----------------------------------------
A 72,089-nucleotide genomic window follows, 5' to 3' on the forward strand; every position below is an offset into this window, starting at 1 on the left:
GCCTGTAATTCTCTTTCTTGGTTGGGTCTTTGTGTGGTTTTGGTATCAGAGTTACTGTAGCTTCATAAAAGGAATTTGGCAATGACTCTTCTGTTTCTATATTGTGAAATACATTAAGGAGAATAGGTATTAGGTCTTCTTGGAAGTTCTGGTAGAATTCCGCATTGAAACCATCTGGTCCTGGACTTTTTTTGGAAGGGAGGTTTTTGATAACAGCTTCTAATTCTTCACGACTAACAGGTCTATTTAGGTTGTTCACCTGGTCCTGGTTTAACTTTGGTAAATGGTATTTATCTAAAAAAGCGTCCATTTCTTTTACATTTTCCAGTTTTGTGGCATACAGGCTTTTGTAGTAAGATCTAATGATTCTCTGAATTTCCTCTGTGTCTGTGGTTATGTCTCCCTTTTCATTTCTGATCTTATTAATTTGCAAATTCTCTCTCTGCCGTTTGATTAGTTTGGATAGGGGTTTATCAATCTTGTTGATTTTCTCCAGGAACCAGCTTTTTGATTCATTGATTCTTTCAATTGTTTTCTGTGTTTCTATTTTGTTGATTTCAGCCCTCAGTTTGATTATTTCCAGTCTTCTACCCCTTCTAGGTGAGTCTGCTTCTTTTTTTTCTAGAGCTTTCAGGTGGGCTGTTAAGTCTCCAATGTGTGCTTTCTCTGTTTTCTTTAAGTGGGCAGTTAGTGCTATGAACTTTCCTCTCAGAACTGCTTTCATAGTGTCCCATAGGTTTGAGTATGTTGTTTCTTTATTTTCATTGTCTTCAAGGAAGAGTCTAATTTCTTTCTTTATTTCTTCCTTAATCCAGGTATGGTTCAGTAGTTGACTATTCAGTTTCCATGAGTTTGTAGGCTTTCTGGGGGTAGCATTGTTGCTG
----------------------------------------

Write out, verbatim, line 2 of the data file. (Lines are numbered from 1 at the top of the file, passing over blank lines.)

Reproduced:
GCCTGTAATTCTCTTTCTTGGTTGGGTCTTTGTGTGGTTTTGGTATCAGAGTTACTGTAGCTTCATAAAAGGAATTTGGCAATGACTCTTCTGTTTCTATATTGTGAAATACATTAAGGAGAATAGGTATTAGGTCTTCTTGGAAGTTCTGGTAGAATTCCGCATTGAAACCATCTGGTCCTGGACTTTTTTTGGAAGGGAGGTTTTTGATAACAGCTTCTAATTCTTCACGACTAACAGGTCTATTTAGGTTGTTCACCTGGTCCTGGTTTAACTTTGGTAAATGGTATTTATCTAAAAAAGCGTCCATTTCTTTTACATTTTCCAGTTTTGTGGCATACAGGCTTTTGTAGTAAGATCTAATGATTCTCTGAATTTCCTCTGTGTCTGTGGTTATGTCTCCCTTTTCATTTCTGATCTTATTAATTTGCAAATTCTCTCTCTGCCGTTTGATTAGTTTGGATAGGGGTTTATCAATCTTGTTGATTTTCTCCAGGAACCAGCTTTTTGATTCATTGATTCTTTCAATTGTTTTCTGTGTTTCTATTTTGTTGATTTCAGCCCTCAGTTTGATTATTTCCAGTCTTCTACCCCTTCTAGGTGAGTCTGCTTCTTTTTTTTCTAGAGCTTTCAGGTGGGCTGTTAAGTCTCCAATGTGTGCTTTCTCTGTTTTCTTTAAGTGGGCAGTTAGTGCTATGAACTTTCCTCTCAGAACTGCTTTCATAGTGTCCCATAGGTTTGAGTATGTTGTTTCTTTATTTTCATTGTCTTCAAGGAAGAGTCTAATTTCTTTCTTTATTTCTTCCTTAATCCAGGTATGGTTCAGTAGTTGACTATTCAGTTTCCATGAGTTTGTAGGCTTTCTGGGGGTAGCATTGTTGCTG